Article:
Thomas ’77 Debriefs C’ville on Katrina
Evan Thomas ’77, assistant managing editor of Newsweek magazine and a journalist with extensive experience covering American politics and current events, appeared at the University’s Miller Center of Public Affairs to present his Washington Report on September 19.
The report consisted of his analysis of the nation’s political reaction to Hurricane Katrina, drawing from his article, “How Bush Blew It,” detailing the federal government’s response to the hurricane disaster.
Thomas established a political timeline of actions taken after Katrina, outlining the government’s immediate response and mistakes. Thomas pointed out how the Bush and the Louisiana administrations’ severe underestimation of Katrina’s potential damage yielded a slow response time, particularly from the federal government. Bush was informed of the unfolding drama in New Orleans through a variety of news broadcasters who Thomas claims were more informed of the situation than the president himself.
Thomas faced questions about the lack of authority illustrated by the federal government. When asked of the action taken by Homeland Security, Thomas suggested a problem of communication between President Bush and Michael Chertoff, Secretary of Homeland Security, especially Chertoff’s failure to inform Bush of the conditions of New Orleans. Thomas said that the Bush administration’s emphasis on combating terrorism appears to have affected Homeland Security’s ability to plan for natural disasters.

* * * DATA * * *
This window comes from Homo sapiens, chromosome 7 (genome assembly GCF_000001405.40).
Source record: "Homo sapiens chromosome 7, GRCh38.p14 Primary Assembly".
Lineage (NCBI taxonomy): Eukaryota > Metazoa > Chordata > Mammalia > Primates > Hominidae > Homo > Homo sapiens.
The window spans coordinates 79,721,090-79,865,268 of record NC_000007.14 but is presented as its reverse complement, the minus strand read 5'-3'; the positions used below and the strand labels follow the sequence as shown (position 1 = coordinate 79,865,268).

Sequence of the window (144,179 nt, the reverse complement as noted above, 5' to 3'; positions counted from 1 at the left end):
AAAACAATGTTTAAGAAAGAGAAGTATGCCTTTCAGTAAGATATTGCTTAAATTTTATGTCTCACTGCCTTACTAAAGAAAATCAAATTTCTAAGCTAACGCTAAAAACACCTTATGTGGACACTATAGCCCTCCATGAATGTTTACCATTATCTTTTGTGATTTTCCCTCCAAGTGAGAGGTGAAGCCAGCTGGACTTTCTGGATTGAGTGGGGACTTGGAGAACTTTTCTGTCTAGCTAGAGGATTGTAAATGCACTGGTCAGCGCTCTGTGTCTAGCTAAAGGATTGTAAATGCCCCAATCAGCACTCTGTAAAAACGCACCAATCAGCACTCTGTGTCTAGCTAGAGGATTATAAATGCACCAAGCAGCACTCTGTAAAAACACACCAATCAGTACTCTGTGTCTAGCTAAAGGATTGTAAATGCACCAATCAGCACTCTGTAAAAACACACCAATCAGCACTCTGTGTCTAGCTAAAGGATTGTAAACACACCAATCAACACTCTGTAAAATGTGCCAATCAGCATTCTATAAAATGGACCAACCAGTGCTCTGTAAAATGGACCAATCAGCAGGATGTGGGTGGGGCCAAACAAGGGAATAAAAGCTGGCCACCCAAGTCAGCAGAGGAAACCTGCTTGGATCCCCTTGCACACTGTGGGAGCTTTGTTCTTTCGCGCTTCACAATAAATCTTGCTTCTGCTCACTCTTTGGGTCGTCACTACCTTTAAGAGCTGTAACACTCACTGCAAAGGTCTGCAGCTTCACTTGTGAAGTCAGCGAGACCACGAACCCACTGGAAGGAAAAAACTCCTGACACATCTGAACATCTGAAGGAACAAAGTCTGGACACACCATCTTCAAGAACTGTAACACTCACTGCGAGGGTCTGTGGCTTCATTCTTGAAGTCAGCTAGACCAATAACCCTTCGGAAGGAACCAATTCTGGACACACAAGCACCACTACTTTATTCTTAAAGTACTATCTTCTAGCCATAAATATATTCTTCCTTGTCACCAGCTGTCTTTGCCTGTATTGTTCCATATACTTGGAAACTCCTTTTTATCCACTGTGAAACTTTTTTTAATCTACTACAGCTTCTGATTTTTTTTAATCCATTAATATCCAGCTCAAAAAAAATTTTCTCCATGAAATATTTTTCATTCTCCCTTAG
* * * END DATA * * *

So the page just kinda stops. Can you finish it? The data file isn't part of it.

Thomas later called the political efforts surrounding Katrina “a dramatic failure” and an “ugly wake-up call for how badly prepared for emergencies we are.” As a result, he believes the government’s increased sensitivity will produce more effective and efficient responses to similar devastating circumstances in the future. Nevertheless, he argues that politics are often too involved with such value battles as gay marriage, when the focus should turn to the government’s capability to ensure national security.
Thomas has written more than 100 cover stories for Newsweek on the American war on terror, politics, and popular culture, and he is currently working to complete his fifth published book.